Thursday, July 11, 2013

Solve these 3 Common Compost Problems

A compost pile is a staple for most home vegetable gardeners. Compost is the easiest, safest and best way to add nutrients to your soil which allow your fruits, herbs and veggies to grow bigger and produce more.

Along the way you may encounter some issues with your compost. Most are easily fixable with some simple solutions, or a little bit of "elbow grease". Here I will discuss the most common compost pile issues you will face along the way, and their popular solutions.

Your Compost Pile Stinks
This is the most common compost pile issue for home vegetable gardeners. Your compost pile smells to high heaven and if you lived in the middle of nowhere, you would really care less, but since your neighbor does not share that same sentiment, it's an issue that needs to be addressed.

Most of the time the smell is due to lack of air. If your pile becomes too wet or too compacted, anaerobic bacteria become abundant which accounts for the smell. Too a much lesser extent, your pile could also lack nitrogen and if your pile has an ammonia smell that means it has too much nitrogen.

All of these issues are fixable. If your compost pile is compacted, simply use a pitchfork and manually turn the pile over. If your compost pile has become too wet or smells of ammonia, add straw or shredded brown paper bags (leaves or wood chips would be more ideal) and turn your compost pile with your pitchfork as noted earlier.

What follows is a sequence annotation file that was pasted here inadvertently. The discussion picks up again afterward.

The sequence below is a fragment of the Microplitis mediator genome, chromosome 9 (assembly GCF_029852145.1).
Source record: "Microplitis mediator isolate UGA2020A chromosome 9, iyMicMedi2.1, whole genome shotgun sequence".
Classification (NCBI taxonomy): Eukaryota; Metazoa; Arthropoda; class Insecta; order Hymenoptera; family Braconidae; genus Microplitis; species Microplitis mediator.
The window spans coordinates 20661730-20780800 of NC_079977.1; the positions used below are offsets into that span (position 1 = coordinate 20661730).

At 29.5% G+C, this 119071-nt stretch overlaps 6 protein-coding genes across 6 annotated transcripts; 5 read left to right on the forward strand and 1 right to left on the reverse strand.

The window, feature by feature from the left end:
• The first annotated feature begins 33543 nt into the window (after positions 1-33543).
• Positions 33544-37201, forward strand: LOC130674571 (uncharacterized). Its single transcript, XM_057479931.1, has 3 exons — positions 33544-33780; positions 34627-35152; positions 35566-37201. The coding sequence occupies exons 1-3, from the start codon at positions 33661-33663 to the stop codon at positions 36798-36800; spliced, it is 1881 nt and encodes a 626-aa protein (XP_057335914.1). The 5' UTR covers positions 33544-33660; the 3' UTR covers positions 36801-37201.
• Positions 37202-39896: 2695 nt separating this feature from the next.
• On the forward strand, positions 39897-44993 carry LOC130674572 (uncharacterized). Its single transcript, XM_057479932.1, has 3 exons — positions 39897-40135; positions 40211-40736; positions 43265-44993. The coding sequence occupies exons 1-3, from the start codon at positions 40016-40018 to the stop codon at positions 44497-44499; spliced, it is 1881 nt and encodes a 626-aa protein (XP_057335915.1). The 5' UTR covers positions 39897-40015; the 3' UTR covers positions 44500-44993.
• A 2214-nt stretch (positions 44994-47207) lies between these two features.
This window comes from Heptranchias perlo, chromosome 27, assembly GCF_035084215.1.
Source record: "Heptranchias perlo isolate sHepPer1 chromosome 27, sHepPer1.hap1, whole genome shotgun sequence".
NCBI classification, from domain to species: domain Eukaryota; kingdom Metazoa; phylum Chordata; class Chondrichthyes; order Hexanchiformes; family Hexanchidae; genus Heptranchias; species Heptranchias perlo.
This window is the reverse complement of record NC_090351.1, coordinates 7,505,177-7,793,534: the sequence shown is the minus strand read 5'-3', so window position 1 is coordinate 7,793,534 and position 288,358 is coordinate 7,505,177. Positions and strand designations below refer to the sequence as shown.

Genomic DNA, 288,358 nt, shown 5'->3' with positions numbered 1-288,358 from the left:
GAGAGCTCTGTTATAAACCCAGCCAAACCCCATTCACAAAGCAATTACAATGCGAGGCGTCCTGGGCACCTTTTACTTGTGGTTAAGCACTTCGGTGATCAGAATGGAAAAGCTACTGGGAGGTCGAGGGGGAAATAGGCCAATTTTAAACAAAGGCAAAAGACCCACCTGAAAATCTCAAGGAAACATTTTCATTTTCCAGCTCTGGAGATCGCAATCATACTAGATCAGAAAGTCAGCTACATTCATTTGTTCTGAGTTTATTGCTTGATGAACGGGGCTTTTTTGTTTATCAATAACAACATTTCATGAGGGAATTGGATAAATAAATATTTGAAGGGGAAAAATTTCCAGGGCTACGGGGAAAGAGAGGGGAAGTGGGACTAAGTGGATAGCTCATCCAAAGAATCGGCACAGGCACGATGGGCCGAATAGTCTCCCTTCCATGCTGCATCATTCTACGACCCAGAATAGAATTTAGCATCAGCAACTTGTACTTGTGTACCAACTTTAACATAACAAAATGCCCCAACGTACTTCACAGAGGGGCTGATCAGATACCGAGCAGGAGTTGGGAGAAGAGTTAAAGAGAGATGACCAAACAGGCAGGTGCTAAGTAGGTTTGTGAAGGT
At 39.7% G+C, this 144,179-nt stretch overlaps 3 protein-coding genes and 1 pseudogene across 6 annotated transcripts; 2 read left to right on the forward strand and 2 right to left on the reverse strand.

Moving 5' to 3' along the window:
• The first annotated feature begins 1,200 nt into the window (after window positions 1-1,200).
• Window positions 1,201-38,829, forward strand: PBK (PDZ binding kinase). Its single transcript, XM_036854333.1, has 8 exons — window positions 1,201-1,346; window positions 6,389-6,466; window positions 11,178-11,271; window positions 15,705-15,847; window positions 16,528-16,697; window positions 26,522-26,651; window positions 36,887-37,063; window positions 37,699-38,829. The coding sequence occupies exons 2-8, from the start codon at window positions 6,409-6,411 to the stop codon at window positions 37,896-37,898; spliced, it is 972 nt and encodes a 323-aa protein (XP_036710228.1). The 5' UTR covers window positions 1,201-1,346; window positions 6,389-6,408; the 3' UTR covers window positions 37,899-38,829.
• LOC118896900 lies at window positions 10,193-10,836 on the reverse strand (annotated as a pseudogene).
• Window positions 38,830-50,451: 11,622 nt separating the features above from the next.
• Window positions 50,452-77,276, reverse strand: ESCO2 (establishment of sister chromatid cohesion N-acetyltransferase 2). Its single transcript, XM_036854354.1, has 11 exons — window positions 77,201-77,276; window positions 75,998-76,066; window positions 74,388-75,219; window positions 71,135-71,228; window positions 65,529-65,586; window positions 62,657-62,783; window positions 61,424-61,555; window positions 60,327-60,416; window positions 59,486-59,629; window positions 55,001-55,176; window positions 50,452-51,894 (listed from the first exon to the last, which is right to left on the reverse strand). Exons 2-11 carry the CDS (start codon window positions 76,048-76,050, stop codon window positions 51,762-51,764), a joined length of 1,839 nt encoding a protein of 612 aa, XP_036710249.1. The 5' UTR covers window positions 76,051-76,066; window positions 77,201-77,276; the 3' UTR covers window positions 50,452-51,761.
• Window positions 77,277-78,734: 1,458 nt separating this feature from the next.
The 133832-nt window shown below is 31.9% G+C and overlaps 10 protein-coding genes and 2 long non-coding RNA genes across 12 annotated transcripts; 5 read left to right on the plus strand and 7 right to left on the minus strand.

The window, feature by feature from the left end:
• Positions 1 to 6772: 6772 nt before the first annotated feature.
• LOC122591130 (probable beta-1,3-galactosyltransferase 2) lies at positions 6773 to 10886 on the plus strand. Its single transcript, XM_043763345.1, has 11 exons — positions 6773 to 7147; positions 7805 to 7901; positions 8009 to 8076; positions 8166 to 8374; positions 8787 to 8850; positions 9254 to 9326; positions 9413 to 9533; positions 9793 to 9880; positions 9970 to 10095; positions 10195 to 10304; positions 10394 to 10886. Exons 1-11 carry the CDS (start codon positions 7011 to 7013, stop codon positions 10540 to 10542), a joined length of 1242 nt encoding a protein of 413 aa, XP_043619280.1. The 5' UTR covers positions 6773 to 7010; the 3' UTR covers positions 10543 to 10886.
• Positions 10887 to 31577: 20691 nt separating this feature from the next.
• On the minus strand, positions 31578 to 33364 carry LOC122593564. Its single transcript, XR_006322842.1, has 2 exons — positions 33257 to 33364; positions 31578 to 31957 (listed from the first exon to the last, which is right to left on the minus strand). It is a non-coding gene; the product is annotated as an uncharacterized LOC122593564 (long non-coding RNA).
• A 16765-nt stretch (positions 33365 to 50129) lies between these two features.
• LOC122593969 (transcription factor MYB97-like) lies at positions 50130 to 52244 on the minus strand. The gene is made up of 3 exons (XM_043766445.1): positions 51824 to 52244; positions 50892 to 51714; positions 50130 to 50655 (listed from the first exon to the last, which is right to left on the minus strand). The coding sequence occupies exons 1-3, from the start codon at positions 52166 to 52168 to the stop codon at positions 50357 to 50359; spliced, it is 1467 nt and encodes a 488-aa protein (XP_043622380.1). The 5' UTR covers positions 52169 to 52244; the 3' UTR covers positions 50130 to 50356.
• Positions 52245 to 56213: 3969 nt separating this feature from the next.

Animals and unwanted Insects
From time to time you will notice your compost pile attracts squirrels, chipmunks and other insects. This is not necessarily a bad thing. However, if you start seeing rats, mice and roaches, there is something wrong. Chances are if you are experiencing these types of pests, you have added something to the pile you should not have, and that would be meat and/or dairy products. Do not add these to your compost pile. Remove these items from your compost pile and discard in your regular trash.

Not breaking down
You are taking care of your compost pile as you should, however you notice that some items are simply not breaking down. This could be due to a couple of reasons. If they are items that would normally break down, i.e. food scraps, leaves etc., your compost pile could be lacking in nitrogen and/or moisture. If the compost pile is dry, add water and turn the compost pile over with your pitchfork. If nitrogen is the issue, add either manure (horse, chicken or cow etc) or fresh grass clippings and turn.

The second problem could simply be the item is just too large for your compost pile. Large branches from trees and bushes are usually the culprits. Break these items down in smaller sizes by running them over with your lawn mower (if it can handle it), or grind them up with a yard shredder. If neither option is viable, then simply discard of them via your regular municipal means.

These are just some of the issues that you will come across with a compost pile. However, the benefits of the compost you will make far outweighs any issues that will arise. In the event that you are experiencing something not mentioned here, take a look on pages 146 and 147 of The Vegetable Gardener's Bible by Edward C. Smith or read The Complete Idiot's Guide to Composting by Chris McLaughlin. Both are great resources and must haves for a gardener's library.

Additonal Compost Resources
Compost, Vegetable Gardener's Gold
Compost from the Sky
How to Build a Cedar Lattice Compost Bin

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